High resolution

Module 3: Figure capacitative Ca2+ entry



Capacitative Ca2+ entry activated by depletion of Ca2+ in localized regions of the endoplasmic reticulum (ER) close to the plasma membrane.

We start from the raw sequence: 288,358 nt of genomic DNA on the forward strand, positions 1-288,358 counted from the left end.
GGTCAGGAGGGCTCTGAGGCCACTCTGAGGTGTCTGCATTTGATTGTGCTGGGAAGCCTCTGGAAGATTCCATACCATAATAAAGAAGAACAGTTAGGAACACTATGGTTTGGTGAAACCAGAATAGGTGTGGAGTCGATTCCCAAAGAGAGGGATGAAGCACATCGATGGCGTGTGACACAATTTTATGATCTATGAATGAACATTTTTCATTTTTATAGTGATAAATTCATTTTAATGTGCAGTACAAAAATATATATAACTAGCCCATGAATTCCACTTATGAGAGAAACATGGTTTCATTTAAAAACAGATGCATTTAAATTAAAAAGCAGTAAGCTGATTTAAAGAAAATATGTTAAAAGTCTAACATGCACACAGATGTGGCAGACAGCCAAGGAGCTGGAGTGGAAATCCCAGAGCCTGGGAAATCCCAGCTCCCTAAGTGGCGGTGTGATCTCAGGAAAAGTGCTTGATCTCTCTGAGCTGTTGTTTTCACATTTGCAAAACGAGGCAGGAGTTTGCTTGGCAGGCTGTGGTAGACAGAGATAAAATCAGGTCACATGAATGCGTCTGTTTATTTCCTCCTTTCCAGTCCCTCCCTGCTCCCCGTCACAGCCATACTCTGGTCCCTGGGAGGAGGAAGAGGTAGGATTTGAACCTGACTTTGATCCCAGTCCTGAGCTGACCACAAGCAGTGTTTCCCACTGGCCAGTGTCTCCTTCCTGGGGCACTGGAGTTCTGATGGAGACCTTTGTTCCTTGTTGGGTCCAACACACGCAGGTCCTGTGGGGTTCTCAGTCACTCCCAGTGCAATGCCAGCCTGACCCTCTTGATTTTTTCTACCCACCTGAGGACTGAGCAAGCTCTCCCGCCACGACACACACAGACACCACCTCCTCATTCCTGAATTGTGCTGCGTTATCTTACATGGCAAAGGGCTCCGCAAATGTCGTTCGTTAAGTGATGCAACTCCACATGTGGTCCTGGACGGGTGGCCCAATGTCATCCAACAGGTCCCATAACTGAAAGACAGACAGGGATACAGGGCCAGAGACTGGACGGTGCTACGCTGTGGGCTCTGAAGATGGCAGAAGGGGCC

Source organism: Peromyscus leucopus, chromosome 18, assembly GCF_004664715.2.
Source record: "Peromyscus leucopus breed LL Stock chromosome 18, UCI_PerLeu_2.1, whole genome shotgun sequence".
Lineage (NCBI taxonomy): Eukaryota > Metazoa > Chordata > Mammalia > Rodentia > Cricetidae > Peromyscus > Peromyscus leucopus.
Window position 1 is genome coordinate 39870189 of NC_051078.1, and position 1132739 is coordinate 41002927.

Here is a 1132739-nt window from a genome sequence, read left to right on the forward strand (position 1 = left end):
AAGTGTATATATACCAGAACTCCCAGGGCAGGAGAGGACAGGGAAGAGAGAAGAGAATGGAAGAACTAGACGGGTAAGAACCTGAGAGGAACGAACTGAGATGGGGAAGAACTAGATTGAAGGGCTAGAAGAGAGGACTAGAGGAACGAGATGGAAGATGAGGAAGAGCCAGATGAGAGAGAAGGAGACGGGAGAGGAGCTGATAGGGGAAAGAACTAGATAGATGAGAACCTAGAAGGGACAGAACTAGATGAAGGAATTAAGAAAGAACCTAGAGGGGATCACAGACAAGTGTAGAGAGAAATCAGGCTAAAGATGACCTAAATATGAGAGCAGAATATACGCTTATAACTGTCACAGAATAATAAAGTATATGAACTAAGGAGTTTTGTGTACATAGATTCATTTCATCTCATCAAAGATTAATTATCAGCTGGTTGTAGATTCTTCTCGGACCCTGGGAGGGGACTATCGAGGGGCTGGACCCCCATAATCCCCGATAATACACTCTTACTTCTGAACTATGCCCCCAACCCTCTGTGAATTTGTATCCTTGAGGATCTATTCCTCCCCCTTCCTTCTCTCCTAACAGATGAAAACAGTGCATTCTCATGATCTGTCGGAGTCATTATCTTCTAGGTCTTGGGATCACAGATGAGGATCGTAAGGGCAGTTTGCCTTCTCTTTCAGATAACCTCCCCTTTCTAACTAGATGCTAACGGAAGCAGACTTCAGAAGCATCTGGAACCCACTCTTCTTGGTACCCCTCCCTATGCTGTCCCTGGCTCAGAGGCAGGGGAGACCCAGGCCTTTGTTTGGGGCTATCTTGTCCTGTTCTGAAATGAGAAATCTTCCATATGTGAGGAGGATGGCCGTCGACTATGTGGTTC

The hypothesis outlined in this figure suggests that capacitative Ca2+ entry occurs at localized regions where there is close apposition of the endoplasmic reticulum (ER) and plasma membrane. The ER shown in red is a network of tubules connected to the nuclear membrane. Short arms of this ER network come into contact with the plasma membrane to form subsurface cisternae (SSC). The narrow gap between the SSC and the plasma membrane is the site where the signal from the empty ER is transferred to the store-operated channels (SOCs). Agonists acting on cell-surface receptors (green) in the plasma membrane stimulate phospholipase C (PLC) to produce a microdomain of inositol 1,4,5-trisphosphate (InsP3) (mauve), which functions to deplete Ca2+ in localized SSC. The latter then send a message to the SOCs in the plasma membrane to promote entry. This signal might occur through a protein–protein interaction, as outlined in the conformational coupling hypothesis. The box outlines the region where this mechanism might be located, as illustrated in Module 3: Figure conformational coupling hypothesis.